Academic Commons

Reports

Zombie Lending and Depressed Restructuring in Japan

Caballero, Ricardo; Hoshi, Takeo; Kashyap, Anil K.

In this paper, we propose a bank-based explanation for the decade-long Japanese slowdown following the asset price collapse in the early 1990s. We start with the wellknown observation that most large Japanese banks were only able to comply with capital standards because regulators were lax in their inspections. To facilitate this forbearance the banks often engaged in sham loan restructurings that kept credit flowing to otherwise insolvent borrowers (that we call zombies). Thus, the normal competitive outcome whereby the zombies would shed workers and lose market share was thwarted. Our model highlights the restructuring implications of the zombie problem. The counterpart of the congestion created by the zombies is a reduction of the profits for healthy firms, which discourages their entry and investment. In this context, even solvent banks will not find good lending opportunities. We confirm our story's key predictions that zombiedominated industries exhibit more depressed job creation and destruction, and lower productivity. We present firm-level regressions showing that the increase in zombies depressed the investment and employment growth of non-zombies and widened the productivity gap between zombies and non-zombies.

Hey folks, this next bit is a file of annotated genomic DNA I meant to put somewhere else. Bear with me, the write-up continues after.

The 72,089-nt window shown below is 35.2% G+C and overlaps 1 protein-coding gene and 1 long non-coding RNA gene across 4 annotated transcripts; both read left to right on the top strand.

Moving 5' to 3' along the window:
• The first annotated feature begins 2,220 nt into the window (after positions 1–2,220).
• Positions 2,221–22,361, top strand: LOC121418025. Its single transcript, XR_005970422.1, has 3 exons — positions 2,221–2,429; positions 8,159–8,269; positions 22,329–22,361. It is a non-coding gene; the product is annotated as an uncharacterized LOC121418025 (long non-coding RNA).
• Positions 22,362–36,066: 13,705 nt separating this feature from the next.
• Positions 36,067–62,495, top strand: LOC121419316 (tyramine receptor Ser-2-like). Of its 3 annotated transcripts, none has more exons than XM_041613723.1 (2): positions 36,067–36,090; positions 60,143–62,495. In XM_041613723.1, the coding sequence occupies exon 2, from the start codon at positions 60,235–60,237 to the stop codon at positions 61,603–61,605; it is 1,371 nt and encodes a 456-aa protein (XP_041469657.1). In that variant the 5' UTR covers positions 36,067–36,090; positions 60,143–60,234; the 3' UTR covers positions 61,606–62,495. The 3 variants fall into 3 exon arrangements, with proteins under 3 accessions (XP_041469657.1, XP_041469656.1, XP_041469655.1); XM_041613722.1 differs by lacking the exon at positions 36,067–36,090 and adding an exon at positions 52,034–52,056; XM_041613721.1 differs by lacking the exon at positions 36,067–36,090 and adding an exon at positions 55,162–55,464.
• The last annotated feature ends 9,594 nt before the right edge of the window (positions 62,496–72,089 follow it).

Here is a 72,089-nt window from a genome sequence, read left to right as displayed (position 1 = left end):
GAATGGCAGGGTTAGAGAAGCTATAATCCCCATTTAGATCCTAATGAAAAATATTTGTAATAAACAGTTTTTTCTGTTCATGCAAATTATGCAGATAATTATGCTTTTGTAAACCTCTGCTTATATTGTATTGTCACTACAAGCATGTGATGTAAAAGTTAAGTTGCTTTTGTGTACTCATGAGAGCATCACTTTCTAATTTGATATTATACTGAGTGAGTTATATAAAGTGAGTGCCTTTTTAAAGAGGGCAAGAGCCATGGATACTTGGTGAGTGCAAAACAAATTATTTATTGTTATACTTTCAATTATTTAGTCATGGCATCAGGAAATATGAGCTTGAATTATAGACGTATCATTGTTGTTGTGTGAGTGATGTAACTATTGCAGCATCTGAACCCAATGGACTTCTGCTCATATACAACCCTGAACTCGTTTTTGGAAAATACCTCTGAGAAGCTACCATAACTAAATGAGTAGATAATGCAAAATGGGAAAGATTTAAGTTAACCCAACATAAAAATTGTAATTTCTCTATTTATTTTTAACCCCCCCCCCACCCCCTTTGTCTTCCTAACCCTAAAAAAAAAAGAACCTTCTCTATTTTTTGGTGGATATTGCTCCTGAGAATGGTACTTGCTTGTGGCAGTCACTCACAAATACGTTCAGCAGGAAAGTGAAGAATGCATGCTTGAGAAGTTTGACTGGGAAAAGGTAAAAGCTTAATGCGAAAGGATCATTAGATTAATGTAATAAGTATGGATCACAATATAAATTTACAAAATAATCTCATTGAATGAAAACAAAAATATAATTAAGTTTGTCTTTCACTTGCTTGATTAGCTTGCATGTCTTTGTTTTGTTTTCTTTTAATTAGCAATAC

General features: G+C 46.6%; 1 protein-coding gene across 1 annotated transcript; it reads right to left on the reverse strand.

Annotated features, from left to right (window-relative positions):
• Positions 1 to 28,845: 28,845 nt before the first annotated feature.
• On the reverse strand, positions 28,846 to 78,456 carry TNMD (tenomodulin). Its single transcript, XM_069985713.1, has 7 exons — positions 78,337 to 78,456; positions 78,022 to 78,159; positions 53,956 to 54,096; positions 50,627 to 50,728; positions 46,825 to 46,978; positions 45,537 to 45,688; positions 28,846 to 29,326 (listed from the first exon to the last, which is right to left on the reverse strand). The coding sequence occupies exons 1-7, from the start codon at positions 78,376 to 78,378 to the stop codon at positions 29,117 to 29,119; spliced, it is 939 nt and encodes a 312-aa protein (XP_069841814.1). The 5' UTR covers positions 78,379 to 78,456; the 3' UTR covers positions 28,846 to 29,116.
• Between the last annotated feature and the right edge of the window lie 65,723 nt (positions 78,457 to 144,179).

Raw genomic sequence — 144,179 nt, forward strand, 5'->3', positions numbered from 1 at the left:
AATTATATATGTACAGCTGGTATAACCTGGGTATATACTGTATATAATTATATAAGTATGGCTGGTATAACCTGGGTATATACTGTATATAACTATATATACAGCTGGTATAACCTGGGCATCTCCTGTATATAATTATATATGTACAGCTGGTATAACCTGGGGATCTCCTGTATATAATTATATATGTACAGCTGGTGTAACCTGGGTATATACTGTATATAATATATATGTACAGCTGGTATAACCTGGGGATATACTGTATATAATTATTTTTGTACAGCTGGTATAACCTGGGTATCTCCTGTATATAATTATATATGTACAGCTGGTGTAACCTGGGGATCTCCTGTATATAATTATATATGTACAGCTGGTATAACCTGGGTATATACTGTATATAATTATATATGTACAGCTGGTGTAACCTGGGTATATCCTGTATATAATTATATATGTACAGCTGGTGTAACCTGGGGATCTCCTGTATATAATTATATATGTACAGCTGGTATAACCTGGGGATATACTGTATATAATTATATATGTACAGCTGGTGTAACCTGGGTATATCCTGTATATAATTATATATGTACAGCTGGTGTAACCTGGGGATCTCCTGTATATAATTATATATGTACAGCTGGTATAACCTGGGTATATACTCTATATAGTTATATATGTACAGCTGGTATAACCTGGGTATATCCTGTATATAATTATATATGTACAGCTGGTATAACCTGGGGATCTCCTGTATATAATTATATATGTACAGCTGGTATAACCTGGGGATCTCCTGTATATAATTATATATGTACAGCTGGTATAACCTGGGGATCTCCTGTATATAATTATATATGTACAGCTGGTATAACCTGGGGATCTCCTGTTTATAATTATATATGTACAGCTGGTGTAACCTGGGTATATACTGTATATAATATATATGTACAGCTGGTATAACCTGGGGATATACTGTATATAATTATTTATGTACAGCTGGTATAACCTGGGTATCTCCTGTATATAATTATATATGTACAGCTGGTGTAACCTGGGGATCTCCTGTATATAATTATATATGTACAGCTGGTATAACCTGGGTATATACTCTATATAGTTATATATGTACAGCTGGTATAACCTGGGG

Geographic Areas

Subjects

Files

More About This Work

Academic Units
Center on Japanese Economy and Business
Publisher
Center on Japanese Economy and Business, Graduate School of Business, Columbia University
Series
Center on Japanese Economy and Business Working Papers, 246
Published Here
February 14, 2011
Academic Commons provides global access to research and scholarship produced at Columbia University, Barnard College, Teachers College, Union Theological Seminary and Jewish Theological Seminary. Academic Commons is managed by the Columbia University Libraries.